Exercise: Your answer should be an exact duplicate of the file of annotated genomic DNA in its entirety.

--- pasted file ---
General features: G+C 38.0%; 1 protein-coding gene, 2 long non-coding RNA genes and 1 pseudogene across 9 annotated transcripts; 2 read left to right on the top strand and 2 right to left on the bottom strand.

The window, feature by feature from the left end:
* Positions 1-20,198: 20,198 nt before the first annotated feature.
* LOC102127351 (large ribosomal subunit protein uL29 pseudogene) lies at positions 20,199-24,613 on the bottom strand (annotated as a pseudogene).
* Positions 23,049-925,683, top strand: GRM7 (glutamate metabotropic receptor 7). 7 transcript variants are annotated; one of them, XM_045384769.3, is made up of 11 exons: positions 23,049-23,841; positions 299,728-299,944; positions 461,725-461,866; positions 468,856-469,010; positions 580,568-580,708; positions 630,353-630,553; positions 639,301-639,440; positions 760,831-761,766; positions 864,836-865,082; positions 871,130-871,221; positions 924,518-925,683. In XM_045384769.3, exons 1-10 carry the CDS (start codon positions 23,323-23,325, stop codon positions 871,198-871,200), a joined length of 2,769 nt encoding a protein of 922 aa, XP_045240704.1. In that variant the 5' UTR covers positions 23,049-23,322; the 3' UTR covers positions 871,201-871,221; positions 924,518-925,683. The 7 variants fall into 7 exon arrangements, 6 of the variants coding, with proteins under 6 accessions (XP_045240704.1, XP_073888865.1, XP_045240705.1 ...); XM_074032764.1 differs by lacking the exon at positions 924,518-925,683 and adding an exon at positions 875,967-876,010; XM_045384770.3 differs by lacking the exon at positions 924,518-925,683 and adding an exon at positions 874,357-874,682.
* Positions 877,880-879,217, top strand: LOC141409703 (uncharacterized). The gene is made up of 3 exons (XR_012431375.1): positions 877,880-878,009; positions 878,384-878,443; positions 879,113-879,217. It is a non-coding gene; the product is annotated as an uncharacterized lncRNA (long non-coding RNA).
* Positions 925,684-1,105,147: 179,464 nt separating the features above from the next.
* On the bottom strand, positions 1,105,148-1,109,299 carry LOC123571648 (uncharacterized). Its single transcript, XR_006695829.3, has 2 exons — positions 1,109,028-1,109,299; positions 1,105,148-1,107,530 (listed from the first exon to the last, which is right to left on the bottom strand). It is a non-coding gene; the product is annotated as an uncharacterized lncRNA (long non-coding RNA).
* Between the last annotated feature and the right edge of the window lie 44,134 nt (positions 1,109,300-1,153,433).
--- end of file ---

General features: G+C 38.0%; 1 protein-coding gene, 2 long non-coding RNA genes and 1 pseudogene across 9 annotated transcripts; 2 read left to right on the top strand and 2 right to left on the bottom strand.

The window, feature by feature from the left end:
* Positions 1-20,198: 20,198 nt before the first annotated feature.
* LOC102127351 (large ribosomal subunit protein uL29 pseudogene) lies at positions 20,199-24,613 on the bottom strand (annotated as a pseudogene).
* Positions 23,049-925,683, top strand: GRM7 (glutamate metabotropic receptor 7). 7 transcript variants are annotated; one of them, XM_045384769.3, is made up of 11 exons: positions 23,049-23,841; positions 299,728-299,944; positions 461,725-461,866; positions 468,856-469,010; positions 580,568-580,708; positions 630,353-630,553; positions 639,301-639,440; positions 760,831-761,766; positions 864,836-865,082; positions 871,130-871,221; positions 924,518-925,683. In XM_045384769.3, exons 1-10 carry the CDS (start codon positions 23,323-23,325, stop codon positions 871,198-871,200), a joined length of 2,769 nt encoding a protein of 922 aa, XP_045240704.1. In that variant the 5' UTR covers positions 23,049-23,322; the 3' UTR covers positions 871,201-871,221; positions 924,518-925,683. The 7 variants fall into 7 exon arrangements, 6 of the variants coding, with proteins under 6 accessions (XP_045240704.1, XP_073888865.1, XP_045240705.1 ...); XM_074032764.1 differs by lacking the exon at positions 924,518-925,683 and adding an exon at positions 875,967-876,010; XM_045384770.3 differs by lacking the exon at positions 924,518-925,683 and adding an exon at positions 874,357-874,682.
* Positions 877,880-879,217, top strand: LOC141409703 (uncharacterized). The gene is made up of 3 exons (XR_012431375.1): positions 877,880-878,009; positions 878,384-878,443; positions 879,113-879,217. It is a non-coding gene; the product is annotated as an uncharacterized lncRNA (long non-coding RNA).
* Positions 925,684-1,105,147: 179,464 nt separating the features above from the next.
* On the bottom strand, positions 1,105,148-1,109,299 carry LOC123571648 (uncharacterized). Its single transcript, XR_006695829.3, has 2 exons — positions 1,109,028-1,109,299; positions 1,105,148-1,107,530 (listed from the first exon to the last, which is right to left on the bottom strand). It is a non-coding gene; the product is annotated as an uncharacterized lncRNA (long non-coding RNA).
* Between the last annotated feature and the right edge of the window lie 44,134 nt (positions 1,109,300-1,153,433).